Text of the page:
The opinion of the court was delivered by: John A. Houston United States District Judge
ORDER GRANTING DEFENDANT'S MOTION TO DISMISS [Doc. No. 11]
Plaintiff originally filed a complaint in Superior Court of California, County of San Diego on March 3, 2008 against the Federal Bureau of Investigation. On June 10, 2008, the matter was removed to federal court and later transferred to this Court pursuant to the low number rule. Plaintiff filed a motion for entry of default judgment, which the Court denied as premature and unwarranted. See Order (Doc. No. 10).
On August 11, 2008, Defendant filed a motion to dismiss. Plaintiff did not file a timely response. Instead, Plaintiff filed numerous motions for default judgment that were either denied or rejected by this Court as improper. See Doc. Nos. 12, 13, 14, 15, 16, 17, 18. Defendant's motion was set for hearing on September 15, 2008, but was taken under submission without oral argument. On September 29, 2008, Plaintiff filed a request for counsel and on October 24, 3008, submitted an untitled document asking the Court to deny Defendant's motion to dismiss. On December 22, 2008, Plaintiff filed another motion for entry of default judgment.
Defendant moves to dismiss under Federal Rules of Civil Procedure 8, 12(b)(1) and 12(b)(6). Defendant argues the complaint fails to comply with the pleading requirements of Rule 8, Plaintiff failed to comply with the Federal Tort Claims Act's administrative claims requirement and improperly named the FBI as a defendant.
Plaintiff argues the motion should be denied "on the grounds that you have to show presedence [sic] and legal grounds in order to dismiss case that is already in default." Response at 1 (Doc. No. 28). There is no record of a default in this action. In fact, this Court has repeatedly denied Plaintiff's various motions for entry of default judgment, as premature and unwarranted, because Plaintiff failed to obtain entry of default from the Clerk of Court and Defendant responded timely to the complaint by filing the pending motion to dismiss. Additionally, as discussed further below, Defendant provides sufficient grounds for dismissal.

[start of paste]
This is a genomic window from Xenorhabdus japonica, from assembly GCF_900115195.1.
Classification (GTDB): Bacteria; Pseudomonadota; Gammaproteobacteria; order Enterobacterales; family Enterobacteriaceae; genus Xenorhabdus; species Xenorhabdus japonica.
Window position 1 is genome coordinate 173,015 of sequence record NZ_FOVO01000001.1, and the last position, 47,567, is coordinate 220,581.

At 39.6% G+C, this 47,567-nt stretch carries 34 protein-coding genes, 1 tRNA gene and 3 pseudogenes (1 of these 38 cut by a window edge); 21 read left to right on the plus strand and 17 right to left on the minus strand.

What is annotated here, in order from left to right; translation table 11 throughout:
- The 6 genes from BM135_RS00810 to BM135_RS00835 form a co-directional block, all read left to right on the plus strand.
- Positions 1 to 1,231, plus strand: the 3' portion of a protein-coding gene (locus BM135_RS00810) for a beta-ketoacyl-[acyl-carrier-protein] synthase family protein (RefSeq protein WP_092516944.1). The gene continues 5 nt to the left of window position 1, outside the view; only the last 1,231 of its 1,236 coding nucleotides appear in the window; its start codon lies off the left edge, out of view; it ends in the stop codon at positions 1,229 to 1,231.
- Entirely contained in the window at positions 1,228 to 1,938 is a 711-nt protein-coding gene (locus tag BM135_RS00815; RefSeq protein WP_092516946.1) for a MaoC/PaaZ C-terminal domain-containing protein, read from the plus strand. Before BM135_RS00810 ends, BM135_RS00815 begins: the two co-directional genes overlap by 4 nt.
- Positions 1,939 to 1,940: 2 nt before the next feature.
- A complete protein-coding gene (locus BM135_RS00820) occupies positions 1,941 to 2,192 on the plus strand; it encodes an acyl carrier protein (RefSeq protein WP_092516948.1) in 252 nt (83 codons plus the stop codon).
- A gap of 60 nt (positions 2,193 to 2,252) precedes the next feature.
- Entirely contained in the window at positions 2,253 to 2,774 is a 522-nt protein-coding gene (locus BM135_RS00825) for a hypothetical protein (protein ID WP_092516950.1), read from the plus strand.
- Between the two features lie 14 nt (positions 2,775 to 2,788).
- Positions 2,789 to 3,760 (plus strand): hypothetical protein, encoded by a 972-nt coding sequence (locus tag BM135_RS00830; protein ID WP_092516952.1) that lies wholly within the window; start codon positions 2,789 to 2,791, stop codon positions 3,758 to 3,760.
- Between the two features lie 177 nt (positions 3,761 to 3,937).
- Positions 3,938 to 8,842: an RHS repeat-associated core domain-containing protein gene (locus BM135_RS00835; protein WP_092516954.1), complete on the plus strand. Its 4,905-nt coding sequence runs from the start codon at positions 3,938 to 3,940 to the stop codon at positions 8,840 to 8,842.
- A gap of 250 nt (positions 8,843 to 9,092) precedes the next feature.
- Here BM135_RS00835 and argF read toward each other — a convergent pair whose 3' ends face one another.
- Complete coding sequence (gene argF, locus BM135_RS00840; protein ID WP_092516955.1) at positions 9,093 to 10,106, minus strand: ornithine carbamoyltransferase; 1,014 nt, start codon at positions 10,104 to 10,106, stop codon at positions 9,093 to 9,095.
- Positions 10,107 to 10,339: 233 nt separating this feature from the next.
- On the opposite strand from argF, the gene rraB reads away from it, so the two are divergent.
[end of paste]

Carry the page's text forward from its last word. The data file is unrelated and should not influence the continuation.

Under Rule 8(a) of the Federal Rules of Civil Procedure, a complaint "shall contain (1) a short and plain statement of the grounds upon which the court's jurisdiction depends . . ., (2) a short and plain statement of the claim showing that the pleader is entitled to relief, and (3) a demand for judgment for the relief the pleader seeks." Fed.R.Civ.P. 8(a). Similarly, Rule 8(d) requires that "each averment of a pleading shall be simple, concise and direct." Rule 8 is designed to provide defendants with fair notice of the claims against them and the grounds on which those claims rest. McKeever v. Block, 932 F.2d 795, 798 (9th Cir. 1991); see McHenry v. Renne, 84 F.3d 1172, 1177 (9th Cir. 1996).
Under Federal Rule of Civil Procedure 12(b)(1), a defendant may seek to dismiss a complaint for "lack of jurisdiction over the subject matter." Fed.R.Civ.P. 12(b)(1). "A motion to dismiss for lack of subject matter jurisdiction may either attack the allegations of the complaint or may be made as a 'speaking motion' attacking the existence of subject matter jurisdiction in fact." Thornhill Publishing Co. v. General Telephone Corp., 594 F.2d 730, 733 (9th Cir.1979).
Defendant argues Plaintiff failed to meet the jurisdictional requirement for maintaining a tort claim against the federal government by filing an administrative claim.
28 U.S.C. § 2675(a) provides in relevant part that "[a]n action shall not be instituted upon a claim against the United States for money damages . . . unless the claimant shall have first presented the claim to the appropriate Federal agency and his claim shall have been finally denied by the agency in writing." A plaintiff's filing of an administrative claim is ...